Even if you’re familiar with some of the different careers in forensics, you may not know the specific paths that lead to them, or the options and decision points that present themselves along the way. So, we’ve carved out a section of our blog to provide very detailed, step-by-step, descriptions of how to become everything from a forensic accountant to a forensic psychologist. Like many career paths, forensics career paths can be complex and nuanced, and are rarely “one size fits all”, so we’ve attempted to break down the major decision points, and clarify the essential component skills, experiences, and educational qualifications for each path, along with the personality traits, likes and dislikes that might make one career a better fit than another.
Whether you are thinking of changing careers or are currently in school looking for the right career path, if you found your way here, you want to know how to become a criminal profiler. With the proliferation of characters acting as profilers on television and in movies, the profession is certainly one that draws a lot of attention.
The term 'detective' may summon up images of the fast-moving, sleekly-dressed characters of James "Sonny" Crockett (Don Johnson) and Ricardo "Rico" Thomas (Philip Michael Thomas) from Miami Vice or the equally adept, somewhat charming and insightful Jessica Fletcher (Angela Lansbury) from "Murder, She Wrote."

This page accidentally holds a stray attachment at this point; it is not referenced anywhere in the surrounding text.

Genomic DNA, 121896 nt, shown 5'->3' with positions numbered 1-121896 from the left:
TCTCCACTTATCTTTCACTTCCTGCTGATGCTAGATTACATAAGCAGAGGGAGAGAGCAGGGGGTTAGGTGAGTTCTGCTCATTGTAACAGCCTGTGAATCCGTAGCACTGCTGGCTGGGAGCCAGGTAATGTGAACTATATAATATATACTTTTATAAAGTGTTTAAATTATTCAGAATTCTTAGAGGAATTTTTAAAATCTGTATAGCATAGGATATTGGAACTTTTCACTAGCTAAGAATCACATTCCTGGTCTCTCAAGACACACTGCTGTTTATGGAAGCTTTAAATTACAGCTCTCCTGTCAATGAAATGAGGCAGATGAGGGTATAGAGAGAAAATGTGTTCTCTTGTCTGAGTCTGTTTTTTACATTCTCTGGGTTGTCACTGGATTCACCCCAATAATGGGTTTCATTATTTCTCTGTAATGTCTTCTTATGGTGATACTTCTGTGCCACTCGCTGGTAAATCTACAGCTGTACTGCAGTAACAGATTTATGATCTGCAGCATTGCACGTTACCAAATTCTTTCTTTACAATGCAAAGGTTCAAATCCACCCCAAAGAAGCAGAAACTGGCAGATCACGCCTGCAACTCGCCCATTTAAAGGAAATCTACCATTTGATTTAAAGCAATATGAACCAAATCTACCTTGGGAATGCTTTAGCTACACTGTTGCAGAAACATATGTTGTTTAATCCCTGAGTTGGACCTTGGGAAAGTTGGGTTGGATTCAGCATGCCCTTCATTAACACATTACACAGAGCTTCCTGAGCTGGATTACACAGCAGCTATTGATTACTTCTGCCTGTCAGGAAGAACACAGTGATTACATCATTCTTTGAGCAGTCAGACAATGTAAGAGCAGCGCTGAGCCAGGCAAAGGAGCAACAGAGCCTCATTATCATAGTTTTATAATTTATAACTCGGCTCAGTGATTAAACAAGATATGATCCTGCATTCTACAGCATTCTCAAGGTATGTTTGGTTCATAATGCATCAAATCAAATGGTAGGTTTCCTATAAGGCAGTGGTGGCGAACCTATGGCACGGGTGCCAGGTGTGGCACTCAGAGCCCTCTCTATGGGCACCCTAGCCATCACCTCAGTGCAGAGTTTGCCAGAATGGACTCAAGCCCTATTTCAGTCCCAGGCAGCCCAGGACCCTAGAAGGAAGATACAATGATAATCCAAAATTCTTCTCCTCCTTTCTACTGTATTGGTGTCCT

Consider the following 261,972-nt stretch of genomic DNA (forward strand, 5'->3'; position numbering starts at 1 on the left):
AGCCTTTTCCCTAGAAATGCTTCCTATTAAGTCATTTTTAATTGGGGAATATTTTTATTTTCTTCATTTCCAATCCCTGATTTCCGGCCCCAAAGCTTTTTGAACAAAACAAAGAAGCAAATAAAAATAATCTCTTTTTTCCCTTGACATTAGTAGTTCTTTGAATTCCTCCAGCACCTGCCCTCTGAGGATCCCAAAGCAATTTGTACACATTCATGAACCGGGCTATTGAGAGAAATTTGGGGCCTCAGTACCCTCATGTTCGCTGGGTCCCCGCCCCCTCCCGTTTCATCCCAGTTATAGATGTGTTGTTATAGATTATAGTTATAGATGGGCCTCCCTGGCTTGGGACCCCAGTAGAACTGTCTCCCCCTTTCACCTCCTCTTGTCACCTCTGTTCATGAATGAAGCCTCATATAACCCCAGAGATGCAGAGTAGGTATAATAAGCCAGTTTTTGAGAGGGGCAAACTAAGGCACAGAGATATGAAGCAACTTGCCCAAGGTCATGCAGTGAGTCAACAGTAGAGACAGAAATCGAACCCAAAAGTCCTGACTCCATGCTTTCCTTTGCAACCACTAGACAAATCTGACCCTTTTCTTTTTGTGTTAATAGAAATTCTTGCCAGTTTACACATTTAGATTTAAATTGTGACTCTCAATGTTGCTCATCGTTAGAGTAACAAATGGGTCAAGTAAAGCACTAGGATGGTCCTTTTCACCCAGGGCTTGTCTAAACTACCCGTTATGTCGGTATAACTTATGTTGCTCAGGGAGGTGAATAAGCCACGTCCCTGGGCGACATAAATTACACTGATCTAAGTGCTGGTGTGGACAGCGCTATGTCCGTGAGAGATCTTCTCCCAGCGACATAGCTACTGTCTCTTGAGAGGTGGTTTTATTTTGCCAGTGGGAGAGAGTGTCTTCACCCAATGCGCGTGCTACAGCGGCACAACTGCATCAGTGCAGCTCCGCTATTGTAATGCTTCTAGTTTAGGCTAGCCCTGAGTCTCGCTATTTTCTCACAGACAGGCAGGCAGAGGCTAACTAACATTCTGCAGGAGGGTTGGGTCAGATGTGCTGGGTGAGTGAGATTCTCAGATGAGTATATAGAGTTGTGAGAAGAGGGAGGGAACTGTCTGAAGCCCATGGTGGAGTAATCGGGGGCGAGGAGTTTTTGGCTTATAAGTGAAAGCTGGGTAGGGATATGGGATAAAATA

While other forensic experts recreate crime scenes by analyzing blood and bullets, a certified forensic accountant uses analysis and attention to detail to track down financial criminals. A forensic accountant investigates legal documents and financial statements in order to find criminal or other illicit activity.
Crime analysts work in law enforcement analyzing crime reports, arrest records, police calls, and other data to establish patterns and make correlations. They synthesize the data they gather into detailed reports that are used by their departments to make decisions about prosecutions, patrols, and staffing.
Forensic scientists have very interesting jobs that can take them from crime scenes to labs and to courtrooms. Those who have interests in the medical field, science, and law enforcement will find that this may be a perfect career option. Before learning how to become a forensic scientist, it is important to understand what those in the field do on a daily basis.
The primary use of forensic entomology is in death investigations as insect activity can reveal when, where, and sometimes how a person died. That said, forensic entomology can also assist in detecting drugs and poisons; determining the location of a crime; finding the presence and time of trauma; and even tying suspect, victim, and crime scene to each other.
A forensic counselor’s decisions can drastically alter the course of someone’s life and that’s one of the reasons why rigorous academic and licensure requirements are in place for this profession.
At the intersection of medical and legal matters is where the work of a forensic pathologist begins. Known as “death detectives,” forensic pathologists are specially-trained physicians tasked with determining the cause of unexpected or violent deaths.